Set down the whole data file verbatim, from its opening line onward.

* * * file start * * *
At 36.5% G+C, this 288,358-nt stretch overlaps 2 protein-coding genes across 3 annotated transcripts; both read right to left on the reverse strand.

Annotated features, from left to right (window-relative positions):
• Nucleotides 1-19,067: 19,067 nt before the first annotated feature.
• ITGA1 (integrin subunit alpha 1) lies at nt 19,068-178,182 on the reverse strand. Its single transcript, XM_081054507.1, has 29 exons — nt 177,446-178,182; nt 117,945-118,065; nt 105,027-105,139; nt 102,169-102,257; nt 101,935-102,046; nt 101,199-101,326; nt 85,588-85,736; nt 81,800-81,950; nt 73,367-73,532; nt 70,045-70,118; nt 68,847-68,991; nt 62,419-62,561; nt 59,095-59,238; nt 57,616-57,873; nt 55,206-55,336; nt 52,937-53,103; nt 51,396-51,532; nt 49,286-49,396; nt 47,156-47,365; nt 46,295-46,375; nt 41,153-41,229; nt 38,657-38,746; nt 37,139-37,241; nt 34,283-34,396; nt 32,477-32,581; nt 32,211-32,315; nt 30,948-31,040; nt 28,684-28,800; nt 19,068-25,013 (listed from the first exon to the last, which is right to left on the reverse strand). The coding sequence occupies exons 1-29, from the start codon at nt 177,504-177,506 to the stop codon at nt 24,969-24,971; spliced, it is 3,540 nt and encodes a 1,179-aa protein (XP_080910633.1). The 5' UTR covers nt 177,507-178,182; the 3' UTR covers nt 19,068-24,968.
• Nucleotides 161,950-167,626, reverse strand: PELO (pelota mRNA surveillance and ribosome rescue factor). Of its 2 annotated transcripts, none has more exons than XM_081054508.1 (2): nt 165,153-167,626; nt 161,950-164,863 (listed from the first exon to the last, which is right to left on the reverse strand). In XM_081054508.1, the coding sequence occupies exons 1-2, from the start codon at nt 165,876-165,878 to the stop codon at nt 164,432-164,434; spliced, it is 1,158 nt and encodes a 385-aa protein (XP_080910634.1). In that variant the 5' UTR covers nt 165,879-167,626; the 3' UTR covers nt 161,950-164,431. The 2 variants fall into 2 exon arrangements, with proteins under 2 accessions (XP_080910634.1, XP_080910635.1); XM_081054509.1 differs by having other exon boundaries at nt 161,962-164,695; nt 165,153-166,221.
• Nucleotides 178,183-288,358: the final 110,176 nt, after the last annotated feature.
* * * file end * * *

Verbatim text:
At 36.5% G+C, this 288,358-nt stretch overlaps 2 protein-coding genes across 3 annotated transcripts; both read right to left on the reverse strand.

Annotated features, from left to right (window-relative positions):
• Nucleotides 1-19,067: 19,067 nt before the first annotated feature.
• ITGA1 (integrin subunit alpha 1) lies at nt 19,068-178,182 on the reverse strand. Its single transcript, XM_081054507.1, has 29 exons — nt 177,446-178,182; nt 117,945-118,065; nt 105,027-105,139; nt 102,169-102,257; nt 101,935-102,046; nt 101,199-101,326; nt 85,588-85,736; nt 81,800-81,950; nt 73,367-73,532; nt 70,045-70,118; nt 68,847-68,991; nt 62,419-62,561; nt 59,095-59,238; nt 57,616-57,873; nt 55,206-55,336; nt 52,937-53,103; nt 51,396-51,532; nt 49,286-49,396; nt 47,156-47,365; nt 46,295-46,375; nt 41,153-41,229; nt 38,657-38,746; nt 37,139-37,241; nt 34,283-34,396; nt 32,477-32,581; nt 32,211-32,315; nt 30,948-31,040; nt 28,684-28,800; nt 19,068-25,013 (listed from the first exon to the last, which is right to left on the reverse strand). The coding sequence occupies exons 1-29, from the start codon at nt 177,504-177,506 to the stop codon at nt 24,969-24,971; spliced, it is 3,540 nt and encodes a 1,179-aa protein (XP_080910633.1). The 5' UTR covers nt 177,507-178,182; the 3' UTR covers nt 19,068-24,968.
• Nucleotides 161,950-167,626, reverse strand: PELO (pelota mRNA surveillance and ribosome rescue factor). Of its 2 annotated transcripts, none has more exons than XM_081054508.1 (2): nt 165,153-167,626; nt 161,950-164,863 (listed from the first exon to the last, which is right to left on the reverse strand). In XM_081054508.1, the coding sequence occupies exons 1-2, from the start codon at nt 165,876-165,878 to the stop codon at nt 164,432-164,434; spliced, it is 1,158 nt and encodes a 385-aa protein (XP_080910634.1). In that variant the 5' UTR covers nt 165,879-167,626; the 3' UTR covers nt 161,950-164,431. The 2 variants fall into 2 exon arrangements, with proteins under 2 accessions (XP_080910634.1, XP_080910635.1); XM_081054509.1 differs by having other exon boundaries at nt 161,962-164,695; nt 165,153-166,221.
• Nucleotides 178,183-288,358: the final 110,176 nt, after the last annotated feature.